Republic of Haiti, 1967
I always thanked mom for introducing my brother and I to this beat down hut. Its location in the apricot plantation fields made it a great hidden site. She first showed it to me and Gaston when we were little children; she would use it as a secret place to teach us how to read and write. My father had forbidden us to ever go to school because in his paranoid mind, he thought that we would become smarter and wiser than him and might probably start rebelling against the genocidal Prezidan. Mom would get physically abused by father if he caught her reading to us. So she took us and her teachings somewhere else. In her heart, she knew she didn’t have much time to live so she made it her life mission to feed our hungry brains with some knowledge.
As my mother’s health would degenerate to the worst, so did Gaston’s commitment. He had grown more and more passionate with father’s barbaric principles and ways that he eventually stopped caring about learning. Mom was only left with me to educate. Flash forward to now and here I am back to this hut with a traumatized girl. I rested her on the table where mother and I would have our school session. She was still unconscious until the sunlight hit her directly in her face. Her eyes opened and she slightly got up…
“I guess this wasn’t a nightmare after all” she said with tears in her eyes.
“I’m sorry” I humbly told her.
An unexpected smile appeared on her face as if I told a punch line to a funny joke. But then again simple words like “forgiveness” or “sorry” coming from a Macoute is considered laughable and unworthy to accept. Personally, I wouldn’t blame those who were hurt and lost loved ones because after all, why should they forgive monsters? Why should she forgive me? Why should I forgive myself? The only way I see her accepting my apology is if I and all of the Macoute dies in a horrible and satisfaction fashion.
“I rather be dead like my parents then to hear you monsters say “I’m sorry”. Just… just finish me off.” She begged me before looking away.
I let her discouraging comment enter my ear and I dumped it out in the other. I then walked toward the burlap bag and grabbed a couple of things.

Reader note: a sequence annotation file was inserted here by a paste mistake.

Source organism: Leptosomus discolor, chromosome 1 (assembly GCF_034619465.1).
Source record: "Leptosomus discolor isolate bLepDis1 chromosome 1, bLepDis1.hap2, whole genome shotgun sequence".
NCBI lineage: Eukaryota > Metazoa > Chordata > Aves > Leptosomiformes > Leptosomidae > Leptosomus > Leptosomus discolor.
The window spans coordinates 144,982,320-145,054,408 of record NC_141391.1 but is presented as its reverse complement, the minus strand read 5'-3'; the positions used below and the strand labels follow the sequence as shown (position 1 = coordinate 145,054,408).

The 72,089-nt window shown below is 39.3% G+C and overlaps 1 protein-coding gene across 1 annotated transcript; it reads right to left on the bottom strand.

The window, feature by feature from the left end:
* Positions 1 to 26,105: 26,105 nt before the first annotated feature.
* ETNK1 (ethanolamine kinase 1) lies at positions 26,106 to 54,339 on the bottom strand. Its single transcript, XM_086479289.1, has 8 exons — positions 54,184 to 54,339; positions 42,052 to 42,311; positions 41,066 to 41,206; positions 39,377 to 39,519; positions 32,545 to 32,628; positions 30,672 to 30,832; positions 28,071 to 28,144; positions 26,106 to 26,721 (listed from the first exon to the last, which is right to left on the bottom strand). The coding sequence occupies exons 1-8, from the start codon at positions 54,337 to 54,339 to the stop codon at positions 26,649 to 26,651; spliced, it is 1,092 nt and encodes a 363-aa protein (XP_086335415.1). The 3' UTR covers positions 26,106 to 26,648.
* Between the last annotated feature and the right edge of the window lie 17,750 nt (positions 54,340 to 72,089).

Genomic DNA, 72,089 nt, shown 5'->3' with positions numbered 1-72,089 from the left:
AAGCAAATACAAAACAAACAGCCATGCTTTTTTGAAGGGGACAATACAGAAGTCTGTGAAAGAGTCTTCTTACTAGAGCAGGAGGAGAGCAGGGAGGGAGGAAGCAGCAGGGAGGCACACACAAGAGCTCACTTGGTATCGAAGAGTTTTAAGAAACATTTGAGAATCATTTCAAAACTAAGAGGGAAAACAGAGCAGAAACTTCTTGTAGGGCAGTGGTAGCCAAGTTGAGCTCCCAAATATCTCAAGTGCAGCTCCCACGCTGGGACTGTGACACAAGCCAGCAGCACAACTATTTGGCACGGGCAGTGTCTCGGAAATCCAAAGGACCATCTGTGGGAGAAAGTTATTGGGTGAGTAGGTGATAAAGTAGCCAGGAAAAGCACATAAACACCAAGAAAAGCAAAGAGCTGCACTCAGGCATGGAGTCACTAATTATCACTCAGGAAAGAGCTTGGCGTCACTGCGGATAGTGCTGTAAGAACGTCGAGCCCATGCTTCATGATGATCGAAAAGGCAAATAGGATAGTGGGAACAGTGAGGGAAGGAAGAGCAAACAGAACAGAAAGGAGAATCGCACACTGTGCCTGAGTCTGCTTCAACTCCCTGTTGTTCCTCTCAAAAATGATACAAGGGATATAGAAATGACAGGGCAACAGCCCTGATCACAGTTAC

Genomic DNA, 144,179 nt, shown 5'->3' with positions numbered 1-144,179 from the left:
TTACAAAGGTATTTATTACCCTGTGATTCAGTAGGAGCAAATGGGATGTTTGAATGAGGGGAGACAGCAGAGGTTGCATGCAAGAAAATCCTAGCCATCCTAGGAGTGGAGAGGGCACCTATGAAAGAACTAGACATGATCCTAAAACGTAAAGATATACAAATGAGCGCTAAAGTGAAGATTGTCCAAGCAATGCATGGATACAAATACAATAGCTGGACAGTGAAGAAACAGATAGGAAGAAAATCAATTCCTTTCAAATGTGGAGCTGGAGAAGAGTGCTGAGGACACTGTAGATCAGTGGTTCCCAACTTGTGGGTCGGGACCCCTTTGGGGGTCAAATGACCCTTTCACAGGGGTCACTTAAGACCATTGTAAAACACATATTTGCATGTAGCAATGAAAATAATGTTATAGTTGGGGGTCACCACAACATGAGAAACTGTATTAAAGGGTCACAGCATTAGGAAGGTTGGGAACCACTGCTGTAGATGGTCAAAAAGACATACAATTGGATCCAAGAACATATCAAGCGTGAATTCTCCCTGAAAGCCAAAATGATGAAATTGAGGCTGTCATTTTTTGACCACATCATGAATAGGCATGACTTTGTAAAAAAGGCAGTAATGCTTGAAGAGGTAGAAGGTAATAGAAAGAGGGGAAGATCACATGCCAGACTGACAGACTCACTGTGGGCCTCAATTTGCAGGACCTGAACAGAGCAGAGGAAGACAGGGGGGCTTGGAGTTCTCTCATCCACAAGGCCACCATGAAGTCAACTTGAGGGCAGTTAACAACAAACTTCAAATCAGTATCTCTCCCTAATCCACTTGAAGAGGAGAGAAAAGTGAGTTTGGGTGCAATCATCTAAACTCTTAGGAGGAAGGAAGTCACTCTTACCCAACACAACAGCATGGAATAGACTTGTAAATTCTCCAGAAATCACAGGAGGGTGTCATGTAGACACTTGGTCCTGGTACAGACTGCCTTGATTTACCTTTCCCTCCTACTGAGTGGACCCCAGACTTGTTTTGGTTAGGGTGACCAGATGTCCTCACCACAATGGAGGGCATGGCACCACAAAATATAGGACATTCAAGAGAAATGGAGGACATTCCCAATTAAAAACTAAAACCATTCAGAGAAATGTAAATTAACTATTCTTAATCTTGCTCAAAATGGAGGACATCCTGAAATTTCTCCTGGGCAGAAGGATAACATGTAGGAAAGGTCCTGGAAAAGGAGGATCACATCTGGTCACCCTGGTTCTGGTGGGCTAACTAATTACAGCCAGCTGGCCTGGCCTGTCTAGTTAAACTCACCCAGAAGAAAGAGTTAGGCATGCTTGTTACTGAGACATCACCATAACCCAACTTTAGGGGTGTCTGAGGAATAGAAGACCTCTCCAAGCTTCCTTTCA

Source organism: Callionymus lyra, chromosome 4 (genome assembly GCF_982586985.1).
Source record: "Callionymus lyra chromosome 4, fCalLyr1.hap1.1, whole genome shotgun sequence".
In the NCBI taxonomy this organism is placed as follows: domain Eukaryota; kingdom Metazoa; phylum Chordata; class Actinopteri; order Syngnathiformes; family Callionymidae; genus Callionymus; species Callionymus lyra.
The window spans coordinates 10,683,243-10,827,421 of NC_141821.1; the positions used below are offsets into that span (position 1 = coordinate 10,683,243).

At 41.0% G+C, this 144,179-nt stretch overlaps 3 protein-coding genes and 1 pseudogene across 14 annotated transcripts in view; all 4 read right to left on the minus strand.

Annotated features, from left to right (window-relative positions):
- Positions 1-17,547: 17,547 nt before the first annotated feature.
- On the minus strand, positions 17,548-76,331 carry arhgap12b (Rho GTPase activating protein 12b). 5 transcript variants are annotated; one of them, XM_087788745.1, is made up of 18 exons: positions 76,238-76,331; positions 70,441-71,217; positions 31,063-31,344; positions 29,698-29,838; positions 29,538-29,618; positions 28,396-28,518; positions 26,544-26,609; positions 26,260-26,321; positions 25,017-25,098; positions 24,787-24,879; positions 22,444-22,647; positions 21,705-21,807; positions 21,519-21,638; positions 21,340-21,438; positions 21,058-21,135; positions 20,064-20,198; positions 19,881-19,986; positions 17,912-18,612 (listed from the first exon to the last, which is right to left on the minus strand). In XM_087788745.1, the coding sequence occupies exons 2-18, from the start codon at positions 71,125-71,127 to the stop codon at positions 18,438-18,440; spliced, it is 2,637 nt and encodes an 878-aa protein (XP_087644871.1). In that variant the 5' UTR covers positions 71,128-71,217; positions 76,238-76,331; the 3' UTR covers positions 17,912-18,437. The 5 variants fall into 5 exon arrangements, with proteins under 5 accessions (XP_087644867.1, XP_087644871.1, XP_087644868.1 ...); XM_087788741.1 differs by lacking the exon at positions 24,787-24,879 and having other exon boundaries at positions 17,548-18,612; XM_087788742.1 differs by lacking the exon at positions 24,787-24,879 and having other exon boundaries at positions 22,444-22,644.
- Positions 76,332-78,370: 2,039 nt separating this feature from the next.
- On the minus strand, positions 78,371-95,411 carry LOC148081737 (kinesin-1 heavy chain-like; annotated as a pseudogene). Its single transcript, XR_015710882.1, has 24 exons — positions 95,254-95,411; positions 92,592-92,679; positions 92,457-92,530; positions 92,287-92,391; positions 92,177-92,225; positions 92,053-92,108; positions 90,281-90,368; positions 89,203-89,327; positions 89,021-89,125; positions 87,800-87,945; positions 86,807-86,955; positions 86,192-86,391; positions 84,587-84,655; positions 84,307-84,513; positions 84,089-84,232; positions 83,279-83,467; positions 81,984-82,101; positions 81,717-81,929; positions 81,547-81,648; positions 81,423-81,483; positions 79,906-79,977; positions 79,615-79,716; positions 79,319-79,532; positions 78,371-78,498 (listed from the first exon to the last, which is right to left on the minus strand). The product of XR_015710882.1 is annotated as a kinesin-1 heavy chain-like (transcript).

“Here’s some bread and water. I’ll bring some more food later” I told her.
“Please stay here. You’ll be safe.” I also told her before leaving.
While I was ridding out of the apricot field, I wandered how I’m going to keep her safe and a secret from the Macoute and especially from my family.
I couldn’t have been any more relieved that nighttime had arrived. This day and the things I’ve done took a toll on me physically and mentally. There were times when other members of the Macoute would make cruel jokes and would excuse myself to a private place and just puke my stomach out. My father caught me vomiting and his only comment was…
“Your break was over five minutes ago. Stop slacking and get back to work.” He told me without any ounce of concern.
Meanwhile, my brother was quickly shinning as the clan’s top comedian… I’m not going to bother or waste time repeating the tasteless-shit-garbage jokes he said. Even though I’m related to both of them I hope and pray that down that long line they both pay dearly for their horrible crimes. I know I’m not any better as well but unlike them I will gracefully accept the ultimate punishment whenever it comes upon me. The apricot fields are a very different site at night time with all those nocturnal creatures doing their natural hobbies. As I removed the wooden flat door from the entrance, I then went inside and lit my kindle. It was dark, silent, and most importantly, empty. Like a hollowing glass bottle.
She was long gone.
I quickly got on the bicycle and rode it as if I was the pony express from one of those Western films. I went to every inch of this nation that I could think of but she was nowhere to be seen. Around here during nighttime there is a very strict curfew. Le Prezidan sends his army in the streets to make sure there’s no one plotting anything against him. However, if there was a person out in those streets then the soldiers had no choice to gun them down. It’s urgent that I found her before they do. I remembered that my father and brother took that girl’s decease parents in a spot in Quartier de Bel-Air. She has to be there.